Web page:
While the men are investigating upstairs, Mrs. Hale reminisces about how happy Mrs. Wright had been before her marriage, and she regrets that she had not come to visit Mrs. Wright despite suspecting the unhappiness she had suffered as John Wright's wife. After looking around the room, the women discover a quilt and decide to bring it with them, although the men tease them for pondering about the quilt as they briefly enter the room before going to inspect the barn. Meanwhile, the women discover an empty birdcage and eventually find the dead bird in a box in Mrs. Wright's sewing basket while they are searching for materials for the quilt. The bird has been strangled in the same manner as John Wright. Although Mrs. Peters is hesitant to flout the men, who are only following the law, she and Mrs. Hale decide to hide the evidence, and the men are unable to find any clinching evidence that will prevent her from being acquitted by a future jury - which will, the play implies, most likely prove sympathetic to women.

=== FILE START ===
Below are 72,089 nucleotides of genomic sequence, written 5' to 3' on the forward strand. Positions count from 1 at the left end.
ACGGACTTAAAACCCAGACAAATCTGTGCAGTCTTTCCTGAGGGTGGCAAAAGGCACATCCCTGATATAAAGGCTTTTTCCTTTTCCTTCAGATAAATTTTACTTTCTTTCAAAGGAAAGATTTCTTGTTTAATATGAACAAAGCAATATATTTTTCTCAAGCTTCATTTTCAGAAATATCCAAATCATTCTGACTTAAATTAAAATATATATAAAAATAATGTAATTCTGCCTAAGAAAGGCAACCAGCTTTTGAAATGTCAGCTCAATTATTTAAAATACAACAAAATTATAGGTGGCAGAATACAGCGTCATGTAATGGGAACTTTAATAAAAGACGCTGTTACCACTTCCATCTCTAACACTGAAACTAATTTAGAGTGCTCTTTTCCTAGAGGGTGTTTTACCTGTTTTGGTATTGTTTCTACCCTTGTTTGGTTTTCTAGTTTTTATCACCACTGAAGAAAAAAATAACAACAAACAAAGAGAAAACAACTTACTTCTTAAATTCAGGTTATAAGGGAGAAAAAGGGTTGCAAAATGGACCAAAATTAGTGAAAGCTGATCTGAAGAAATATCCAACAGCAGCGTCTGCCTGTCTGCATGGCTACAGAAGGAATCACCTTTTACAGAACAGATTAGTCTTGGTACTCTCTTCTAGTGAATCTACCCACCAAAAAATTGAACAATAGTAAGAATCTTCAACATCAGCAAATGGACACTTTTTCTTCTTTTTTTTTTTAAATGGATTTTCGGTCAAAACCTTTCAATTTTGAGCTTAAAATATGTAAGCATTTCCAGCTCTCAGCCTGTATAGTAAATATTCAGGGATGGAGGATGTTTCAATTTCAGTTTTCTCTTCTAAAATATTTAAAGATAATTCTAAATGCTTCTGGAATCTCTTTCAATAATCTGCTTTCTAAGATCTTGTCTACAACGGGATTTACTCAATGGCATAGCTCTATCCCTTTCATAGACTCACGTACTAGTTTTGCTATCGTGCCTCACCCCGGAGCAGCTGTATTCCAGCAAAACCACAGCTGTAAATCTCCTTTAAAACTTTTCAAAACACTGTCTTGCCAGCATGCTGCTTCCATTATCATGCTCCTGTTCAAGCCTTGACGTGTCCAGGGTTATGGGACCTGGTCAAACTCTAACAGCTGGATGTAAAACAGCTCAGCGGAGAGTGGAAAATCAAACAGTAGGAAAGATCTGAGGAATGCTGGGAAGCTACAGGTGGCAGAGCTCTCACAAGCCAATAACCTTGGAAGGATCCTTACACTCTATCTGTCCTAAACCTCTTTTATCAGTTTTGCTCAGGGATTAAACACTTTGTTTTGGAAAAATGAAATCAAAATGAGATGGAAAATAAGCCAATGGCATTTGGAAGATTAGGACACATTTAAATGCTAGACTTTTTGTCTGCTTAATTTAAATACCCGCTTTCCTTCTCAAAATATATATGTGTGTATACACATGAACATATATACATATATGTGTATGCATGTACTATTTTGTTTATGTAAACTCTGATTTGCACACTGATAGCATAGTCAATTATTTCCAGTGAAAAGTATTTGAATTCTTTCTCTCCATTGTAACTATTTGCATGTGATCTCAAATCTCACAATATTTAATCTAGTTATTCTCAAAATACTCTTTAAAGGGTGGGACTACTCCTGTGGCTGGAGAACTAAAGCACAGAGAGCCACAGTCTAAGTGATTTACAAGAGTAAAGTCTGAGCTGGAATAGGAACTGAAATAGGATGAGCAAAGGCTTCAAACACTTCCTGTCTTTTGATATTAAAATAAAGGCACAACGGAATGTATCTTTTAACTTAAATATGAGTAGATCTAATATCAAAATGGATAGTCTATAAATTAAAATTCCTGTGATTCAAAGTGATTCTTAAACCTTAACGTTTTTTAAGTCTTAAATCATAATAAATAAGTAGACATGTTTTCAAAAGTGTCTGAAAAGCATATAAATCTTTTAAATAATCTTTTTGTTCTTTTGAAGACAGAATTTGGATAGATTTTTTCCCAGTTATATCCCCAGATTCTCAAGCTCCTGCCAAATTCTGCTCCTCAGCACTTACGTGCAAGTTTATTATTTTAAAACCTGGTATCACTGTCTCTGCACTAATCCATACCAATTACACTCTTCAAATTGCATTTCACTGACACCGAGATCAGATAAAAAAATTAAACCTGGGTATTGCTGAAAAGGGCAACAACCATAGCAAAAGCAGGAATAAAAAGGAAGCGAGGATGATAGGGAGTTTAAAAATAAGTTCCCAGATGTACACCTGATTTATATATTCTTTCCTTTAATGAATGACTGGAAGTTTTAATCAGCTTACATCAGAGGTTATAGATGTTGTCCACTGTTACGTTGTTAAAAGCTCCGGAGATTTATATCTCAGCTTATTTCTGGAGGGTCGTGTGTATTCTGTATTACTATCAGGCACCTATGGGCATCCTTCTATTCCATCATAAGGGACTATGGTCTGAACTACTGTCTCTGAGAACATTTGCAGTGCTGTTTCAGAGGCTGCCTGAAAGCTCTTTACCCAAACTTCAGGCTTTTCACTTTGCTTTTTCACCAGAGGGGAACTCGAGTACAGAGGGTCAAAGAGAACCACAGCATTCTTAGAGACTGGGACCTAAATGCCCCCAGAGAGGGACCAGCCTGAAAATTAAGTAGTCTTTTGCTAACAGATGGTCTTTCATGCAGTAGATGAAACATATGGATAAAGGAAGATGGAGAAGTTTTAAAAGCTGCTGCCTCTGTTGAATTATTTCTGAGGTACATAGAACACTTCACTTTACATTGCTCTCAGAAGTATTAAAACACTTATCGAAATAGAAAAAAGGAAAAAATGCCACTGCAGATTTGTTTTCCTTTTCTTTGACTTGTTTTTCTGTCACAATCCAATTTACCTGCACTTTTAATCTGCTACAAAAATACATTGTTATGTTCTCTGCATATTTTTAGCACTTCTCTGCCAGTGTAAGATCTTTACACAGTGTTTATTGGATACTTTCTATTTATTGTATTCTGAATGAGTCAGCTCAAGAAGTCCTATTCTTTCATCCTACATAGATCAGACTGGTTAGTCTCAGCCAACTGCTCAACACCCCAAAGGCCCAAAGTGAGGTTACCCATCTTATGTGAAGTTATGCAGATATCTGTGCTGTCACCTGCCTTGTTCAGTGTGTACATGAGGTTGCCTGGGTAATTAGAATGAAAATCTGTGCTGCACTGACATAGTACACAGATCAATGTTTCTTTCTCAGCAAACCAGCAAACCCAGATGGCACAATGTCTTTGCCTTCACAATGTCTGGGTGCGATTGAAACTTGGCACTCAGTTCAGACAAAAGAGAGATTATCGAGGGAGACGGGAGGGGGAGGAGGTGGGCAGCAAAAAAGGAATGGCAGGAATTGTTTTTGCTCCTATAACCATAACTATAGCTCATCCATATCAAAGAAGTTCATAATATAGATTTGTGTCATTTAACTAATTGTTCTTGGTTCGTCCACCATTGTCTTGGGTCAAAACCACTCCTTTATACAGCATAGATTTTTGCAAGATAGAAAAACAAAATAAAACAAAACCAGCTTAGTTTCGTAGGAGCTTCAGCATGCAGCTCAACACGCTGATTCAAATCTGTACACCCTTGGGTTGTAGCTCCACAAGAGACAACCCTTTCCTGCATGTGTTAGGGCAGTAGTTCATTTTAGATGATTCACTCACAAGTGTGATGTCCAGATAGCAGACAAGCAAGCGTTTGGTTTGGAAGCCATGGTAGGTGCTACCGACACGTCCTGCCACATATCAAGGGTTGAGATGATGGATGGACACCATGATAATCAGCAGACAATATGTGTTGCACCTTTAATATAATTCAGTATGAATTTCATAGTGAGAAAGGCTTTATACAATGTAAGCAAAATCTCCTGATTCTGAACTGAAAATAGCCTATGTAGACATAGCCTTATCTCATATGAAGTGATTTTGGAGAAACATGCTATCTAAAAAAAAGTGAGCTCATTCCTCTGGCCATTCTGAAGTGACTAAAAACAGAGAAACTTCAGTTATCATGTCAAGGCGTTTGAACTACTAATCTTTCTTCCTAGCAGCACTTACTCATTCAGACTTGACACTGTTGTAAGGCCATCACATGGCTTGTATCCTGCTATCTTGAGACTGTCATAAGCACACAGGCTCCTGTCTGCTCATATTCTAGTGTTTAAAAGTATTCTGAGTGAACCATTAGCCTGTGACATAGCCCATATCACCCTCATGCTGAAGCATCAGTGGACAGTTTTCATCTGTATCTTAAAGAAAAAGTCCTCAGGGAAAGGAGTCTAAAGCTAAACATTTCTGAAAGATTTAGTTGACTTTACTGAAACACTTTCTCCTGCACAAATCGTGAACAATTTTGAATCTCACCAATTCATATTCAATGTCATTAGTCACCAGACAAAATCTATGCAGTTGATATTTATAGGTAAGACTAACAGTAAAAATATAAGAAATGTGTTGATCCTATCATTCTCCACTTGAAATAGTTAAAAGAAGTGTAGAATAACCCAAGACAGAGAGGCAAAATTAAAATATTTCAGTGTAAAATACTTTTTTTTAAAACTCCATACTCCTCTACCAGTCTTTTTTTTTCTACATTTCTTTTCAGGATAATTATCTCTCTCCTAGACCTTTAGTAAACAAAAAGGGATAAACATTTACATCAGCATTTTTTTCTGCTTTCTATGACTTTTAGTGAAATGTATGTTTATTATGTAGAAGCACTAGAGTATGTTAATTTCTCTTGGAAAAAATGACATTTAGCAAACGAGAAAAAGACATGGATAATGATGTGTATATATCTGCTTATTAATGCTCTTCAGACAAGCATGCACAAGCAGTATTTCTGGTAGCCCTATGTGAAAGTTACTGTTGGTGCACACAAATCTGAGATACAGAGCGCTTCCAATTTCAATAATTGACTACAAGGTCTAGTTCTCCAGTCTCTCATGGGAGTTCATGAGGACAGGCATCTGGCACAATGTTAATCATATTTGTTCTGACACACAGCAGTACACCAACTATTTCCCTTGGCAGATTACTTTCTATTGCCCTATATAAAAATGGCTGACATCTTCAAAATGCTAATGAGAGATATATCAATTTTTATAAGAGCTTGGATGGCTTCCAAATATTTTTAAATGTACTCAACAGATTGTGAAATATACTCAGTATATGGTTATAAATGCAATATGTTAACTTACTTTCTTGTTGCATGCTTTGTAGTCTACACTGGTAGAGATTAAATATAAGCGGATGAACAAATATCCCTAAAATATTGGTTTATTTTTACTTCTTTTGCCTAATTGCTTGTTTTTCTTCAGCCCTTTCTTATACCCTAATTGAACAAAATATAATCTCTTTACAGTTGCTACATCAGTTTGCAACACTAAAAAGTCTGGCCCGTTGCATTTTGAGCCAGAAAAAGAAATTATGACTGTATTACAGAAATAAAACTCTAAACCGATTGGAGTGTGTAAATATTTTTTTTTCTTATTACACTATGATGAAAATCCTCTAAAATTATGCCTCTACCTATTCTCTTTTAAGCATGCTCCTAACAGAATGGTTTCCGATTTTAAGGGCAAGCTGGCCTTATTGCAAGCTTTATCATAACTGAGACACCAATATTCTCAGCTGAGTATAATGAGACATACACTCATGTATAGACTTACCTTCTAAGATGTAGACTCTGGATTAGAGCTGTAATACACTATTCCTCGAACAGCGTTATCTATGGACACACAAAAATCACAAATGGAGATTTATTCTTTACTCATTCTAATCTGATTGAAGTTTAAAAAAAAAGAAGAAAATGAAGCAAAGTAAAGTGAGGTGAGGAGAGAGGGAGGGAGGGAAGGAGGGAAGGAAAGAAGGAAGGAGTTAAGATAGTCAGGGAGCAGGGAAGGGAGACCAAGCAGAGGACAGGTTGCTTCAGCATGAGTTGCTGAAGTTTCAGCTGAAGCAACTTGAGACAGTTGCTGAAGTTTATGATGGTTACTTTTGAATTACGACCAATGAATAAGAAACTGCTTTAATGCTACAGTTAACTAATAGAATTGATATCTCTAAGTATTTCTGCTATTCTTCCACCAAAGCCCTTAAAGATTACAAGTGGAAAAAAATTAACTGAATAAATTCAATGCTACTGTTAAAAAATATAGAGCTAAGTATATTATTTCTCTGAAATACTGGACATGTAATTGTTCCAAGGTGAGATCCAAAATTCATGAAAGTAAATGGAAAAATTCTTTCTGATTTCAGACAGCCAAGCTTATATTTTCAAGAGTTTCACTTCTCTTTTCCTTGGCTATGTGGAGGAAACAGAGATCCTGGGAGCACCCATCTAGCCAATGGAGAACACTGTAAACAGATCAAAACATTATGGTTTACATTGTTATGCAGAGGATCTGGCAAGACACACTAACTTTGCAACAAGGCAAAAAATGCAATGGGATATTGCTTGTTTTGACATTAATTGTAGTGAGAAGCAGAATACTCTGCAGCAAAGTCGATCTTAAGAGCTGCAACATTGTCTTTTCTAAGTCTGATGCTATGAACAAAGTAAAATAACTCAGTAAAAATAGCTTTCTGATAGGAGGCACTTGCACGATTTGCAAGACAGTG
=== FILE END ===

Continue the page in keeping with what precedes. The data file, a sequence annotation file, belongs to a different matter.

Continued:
The biggest dilemma both these women have to consider in this play is whether or not to report what they know to the authorities. It's true that nearly every piece of "evidence" the women find was also seen--and overlooked--by the men. At the same time, if they had explained their reasoning to the men, Minnie would no doubt have been found guilty of killing her husband. This is an internal conflict for both women, of course. Though she had no relationship with Minnie, Mrs. Peters can understand Minnie's rage and helplessness because of experiences in her own life. Mrs. Hale is a former friend of Minnie's and understands how difficult her life became; however, she is also married to the sheriff and knows she should not be withholding evidence.